On October 22 at noon there will be a march to the Springfield police department to protest police brutality in Springfield. That day there will also be a conference on how to fix a variety of problems with police. The conference will be from 10 a.m. until 3 p.m. at the Basilica of the Holy Apostle at 339 State Street in Springfield. The march and conference are being organized by the Community Coalition for Justice.
Seven women were arrested for non-violent civil disobedience at the Vermont Yankee nuclear power plant on September 21. The reactor is three miles from Massachusetts and a stone's throw from New Hampshire.
The protesters were Nina Swaim of Sharon, Vermont; Martha Hennessey of Weathersfield, Vermont; Paki Wieland and Frances Crowe, both from Northampton; Hattie Nestel and Marcia Gagliardi from Athol, Massachusetts; and Ellen Graves from West Springfield, Massachusetts.
The decision by voters in the November 2 governor's race in Vermont will likely affect the future of the Vermont Yankee nuclear power plant. Yankee is three miles from Massachusetts and a stone's throw from New Hampshire.
A serious accident or act of sabotage at the reactor would kill thousands of people and leave hundreds of square miles of land uninhabitable.
On August 10 at noon, there will be a rally in Springfield to support a law that would help reduce the control that corporations have over politicians. The Fair Elections Now Act was introduced in the U.S. senate by senators Dick Durbin and Arlen Specter, and in the House by congressmen John Larson and Walter Jones, Jr. The bill would allow federal candidates to run for office without relying on big "donations" (also known as "bribes") from corporate lobbyists. The bill is supported by www.greenpeace.org and some of the nation's biggest labor unions, including www.afscme.org
The problem-plagued Vermont Yankee nuclear power plant is three miles from Massachusetts and a stone's throw from New Hampshire. The outcome of primary elections on August 24 in Vermont are likely to have a major impact on whether Entergy, the Louisiana corporation that owns Vermont Yankee, will get permission to run the reactor until 2032. The Vermont senate voted in February to close Vermont Yankee in March 2012. But Entergy officials are trying to get the senate to reverse itself when the senate reconvenes in January.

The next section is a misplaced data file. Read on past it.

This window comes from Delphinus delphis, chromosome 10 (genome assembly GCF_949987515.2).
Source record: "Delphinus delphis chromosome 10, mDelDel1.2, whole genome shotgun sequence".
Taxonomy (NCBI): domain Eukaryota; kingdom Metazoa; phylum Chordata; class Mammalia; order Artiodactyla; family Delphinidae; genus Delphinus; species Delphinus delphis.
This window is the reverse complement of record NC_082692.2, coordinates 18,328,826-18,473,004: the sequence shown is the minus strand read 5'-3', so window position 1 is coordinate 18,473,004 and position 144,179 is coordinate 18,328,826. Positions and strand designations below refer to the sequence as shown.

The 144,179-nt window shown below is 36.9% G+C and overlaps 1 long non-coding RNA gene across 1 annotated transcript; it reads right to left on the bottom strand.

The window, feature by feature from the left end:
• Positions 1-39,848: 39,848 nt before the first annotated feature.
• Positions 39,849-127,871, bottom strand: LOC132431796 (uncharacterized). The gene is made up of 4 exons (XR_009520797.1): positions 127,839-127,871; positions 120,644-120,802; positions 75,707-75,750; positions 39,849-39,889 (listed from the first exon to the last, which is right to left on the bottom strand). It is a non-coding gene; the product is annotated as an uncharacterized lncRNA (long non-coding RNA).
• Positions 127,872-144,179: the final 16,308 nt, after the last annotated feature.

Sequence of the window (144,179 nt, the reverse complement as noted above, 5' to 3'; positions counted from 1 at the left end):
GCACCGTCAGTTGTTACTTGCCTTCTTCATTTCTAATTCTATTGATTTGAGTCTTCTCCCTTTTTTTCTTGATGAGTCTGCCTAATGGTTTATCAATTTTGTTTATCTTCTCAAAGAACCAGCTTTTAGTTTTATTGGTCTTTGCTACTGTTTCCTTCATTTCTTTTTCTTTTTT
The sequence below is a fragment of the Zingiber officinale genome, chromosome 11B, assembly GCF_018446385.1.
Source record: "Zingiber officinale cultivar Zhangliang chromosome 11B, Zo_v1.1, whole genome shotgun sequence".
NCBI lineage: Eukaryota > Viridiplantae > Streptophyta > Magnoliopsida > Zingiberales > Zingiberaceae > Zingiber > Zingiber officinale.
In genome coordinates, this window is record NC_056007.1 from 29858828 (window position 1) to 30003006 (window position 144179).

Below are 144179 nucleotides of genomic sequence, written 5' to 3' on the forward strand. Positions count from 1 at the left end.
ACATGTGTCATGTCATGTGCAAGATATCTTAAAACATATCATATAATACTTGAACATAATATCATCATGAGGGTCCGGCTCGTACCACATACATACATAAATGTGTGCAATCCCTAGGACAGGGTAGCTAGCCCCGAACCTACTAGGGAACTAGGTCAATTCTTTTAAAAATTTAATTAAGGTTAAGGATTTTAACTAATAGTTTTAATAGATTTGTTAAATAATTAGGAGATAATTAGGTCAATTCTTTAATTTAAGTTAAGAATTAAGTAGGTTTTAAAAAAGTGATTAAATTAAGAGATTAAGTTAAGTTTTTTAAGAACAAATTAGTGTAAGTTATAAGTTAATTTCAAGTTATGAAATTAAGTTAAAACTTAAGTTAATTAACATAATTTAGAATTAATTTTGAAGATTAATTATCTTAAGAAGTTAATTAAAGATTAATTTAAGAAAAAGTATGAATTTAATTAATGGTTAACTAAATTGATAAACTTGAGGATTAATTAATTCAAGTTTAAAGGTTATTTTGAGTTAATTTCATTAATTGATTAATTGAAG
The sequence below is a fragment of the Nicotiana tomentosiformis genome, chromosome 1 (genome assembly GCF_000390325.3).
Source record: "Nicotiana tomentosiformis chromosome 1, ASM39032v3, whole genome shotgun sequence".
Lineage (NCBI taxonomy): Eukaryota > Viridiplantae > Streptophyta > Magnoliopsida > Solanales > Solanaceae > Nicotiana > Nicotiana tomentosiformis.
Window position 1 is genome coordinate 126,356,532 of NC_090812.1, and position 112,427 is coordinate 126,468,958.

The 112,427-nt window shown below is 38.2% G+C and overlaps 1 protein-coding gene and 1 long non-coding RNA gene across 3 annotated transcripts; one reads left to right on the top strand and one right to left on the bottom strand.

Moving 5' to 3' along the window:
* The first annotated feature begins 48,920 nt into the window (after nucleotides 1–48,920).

On August 10, there will be a public hearing about a government plan to provide better local bus service in the Keene and Brattleboro region. The relevant buses will serve Keene; Claremont, NH; Putney, Vermont; and other towns.
The Southwest (NH) Region Planning Commission will hold the hearing at the Charlestown, NH public library at 226 Main Street from 5:30 p.m. until 7:30 p.m.
Traveling by bus or train, rather than by car, reduces global warming, suburban sprawl, acid rain, lung cancer, and other problems.
This month, the state of Vermont gave the all-volunteer run Windmill Hill Pinnacle Association $591,000 to buy land near Brattleboro. The Pinnacle is the highest and most scenic peak in Westminster, Vermont, near Brattleboro. From the Pinnacle you can see Stratton Mountain, more than 20 miles away. The Windmill Hill Pinnacle Association owns 1,662 acres in Rockingham, Athens, Brookline, and Westminster, all of which is open to the public. There is a 14 mile hiking trail and a wildlife sanctuary. Details are at www.windmillhillpinnacle.org
Brattleboro residents defeated a plan by the administration of lame duck Republican governor Jim Douglas and lieutenant-governor Brian Dubie – the Republican who wants to be elected governor in November – that would have narrowed already-narrow sidewalks in downtown Brattleboro. The goal was to make cars, trucks, and SUVs drive faster through the world-famous, historic downtown on the shore of the Connecticut river. Dubie-Douglas also wanted to cut down trees on Main Street.
Pisgah State Park, with thousands of acres, is the biggest state park in New Hampshire. It is in the town of Hinsdale, and two other towns. Hinsdale is directly across the river from Brattleboro. The following article was written by Jeffrey Scott and Marti Hobbes of the group Defenders of Pisgah. It was posted on a bulletin board at one of the entrances to the park on June 27. The only contact info provided for the group was:
P.O. Box 31
Spofford, NH 03462
More than a third of some 11,000 eligible voters showed up to vote in Greenfield on June 8. They overwhelmingly vetoed the Greenfield mayor’s and city council’s support of plans by an incinerator corporation to build in Greenfield. The company is Madera Energy Corporation (MEC).
Janet Sinclair was a leader of the campaign against the incinerator. “This is a great victory,” she said.
An MEC spokesman said his company would seek to build an incinerator in Greenfield despite the will of the people.